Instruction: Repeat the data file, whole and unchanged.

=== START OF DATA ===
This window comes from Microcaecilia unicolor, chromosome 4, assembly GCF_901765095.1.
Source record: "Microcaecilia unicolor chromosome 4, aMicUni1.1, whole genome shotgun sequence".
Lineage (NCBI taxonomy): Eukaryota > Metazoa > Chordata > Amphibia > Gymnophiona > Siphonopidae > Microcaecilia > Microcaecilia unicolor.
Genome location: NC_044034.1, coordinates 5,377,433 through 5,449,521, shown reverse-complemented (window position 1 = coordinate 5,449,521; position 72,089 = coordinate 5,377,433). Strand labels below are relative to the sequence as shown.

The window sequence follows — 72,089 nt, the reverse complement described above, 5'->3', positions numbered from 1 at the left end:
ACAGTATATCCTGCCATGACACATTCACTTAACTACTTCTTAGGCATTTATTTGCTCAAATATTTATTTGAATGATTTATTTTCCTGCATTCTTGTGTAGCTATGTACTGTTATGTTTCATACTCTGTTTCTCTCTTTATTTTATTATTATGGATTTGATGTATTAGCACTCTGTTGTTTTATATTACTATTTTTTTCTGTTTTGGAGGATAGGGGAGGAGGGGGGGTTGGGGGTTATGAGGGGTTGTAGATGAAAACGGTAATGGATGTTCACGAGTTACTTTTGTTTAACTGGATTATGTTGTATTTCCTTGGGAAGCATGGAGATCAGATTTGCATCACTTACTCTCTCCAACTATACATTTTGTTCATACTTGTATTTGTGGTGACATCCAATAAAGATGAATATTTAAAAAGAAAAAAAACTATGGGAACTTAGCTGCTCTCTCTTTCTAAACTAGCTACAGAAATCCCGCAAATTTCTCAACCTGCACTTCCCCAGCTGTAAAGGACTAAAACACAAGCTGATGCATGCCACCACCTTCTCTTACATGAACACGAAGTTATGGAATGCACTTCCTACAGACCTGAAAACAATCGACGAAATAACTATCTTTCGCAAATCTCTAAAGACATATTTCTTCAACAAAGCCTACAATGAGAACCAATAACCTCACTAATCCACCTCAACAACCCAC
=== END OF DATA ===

This window comes from Microcaecilia unicolor, chromosome 4, assembly GCF_901765095.1.
Source record: "Microcaecilia unicolor chromosome 4, aMicUni1.1, whole genome shotgun sequence".
Lineage (NCBI taxonomy): Eukaryota > Metazoa > Chordata > Amphibia > Gymnophiona > Siphonopidae > Microcaecilia > Microcaecilia unicolor.
Genome location: NC_044034.1, coordinates 5,377,433 through 5,449,521, shown reverse-complemented (window position 1 = coordinate 5,449,521; position 72,089 = coordinate 5,377,433). Strand labels below are relative to the sequence as shown.

The window sequence follows — 72,089 nt, the reverse complement described above, 5'->3', positions numbered from 1 at the left end:
ACAGTATATCCTGCCATGACACATTCACTTAACTACTTCTTAGGCATTTATTTGCTCAAATATTTATTTGAATGATTTATTTTCCTGCATTCTTGTGTAGCTATGTACTGTTATGTTTCATACTCTGTTTCTCTCTTTATTTTATTATTATGGATTTGATGTATTAGCACTCTGTTGTTTTATATTACTATTTTTTTCTGTTTTGGAGGATAGGGGAGGAGGGGGGGTTGGGGGTTATGAGGGGTTGTAGATGAAAACGGTAATGGATGTTCACGAGTTACTTTTGTTTAACTGGATTATGTTGTATTTCCTTGGGAAGCATGGAGATCAGATTTGCATCACTTACTCTCTCCAACTATACATTTTGTTCATACTTGTATTTGTGGTGACATCCAATAAAGATGAATATTTAAAAAGAAAAAAAACTATGGGAACTTAGCTGCTCTCTCTTTCTAAACTAGCTACAGAAATCCCGCAAATTTCTCAACCTGCACTTCCCCAGCTGTAAAGGACTAAAACACAAGCTGATGCATGCCACCACCTTCTCTTACATGAACACGAAGTTATGGAATGCACTTCCTACAGACCTGAAAACAATCGACGAAATAACTATCTTTCGCAAATCTCTAAAGACATATTTCTTCAACAAAGCCTACAATGAGAACCAATAACCTCACTAATCCACCTCAACAACCCAC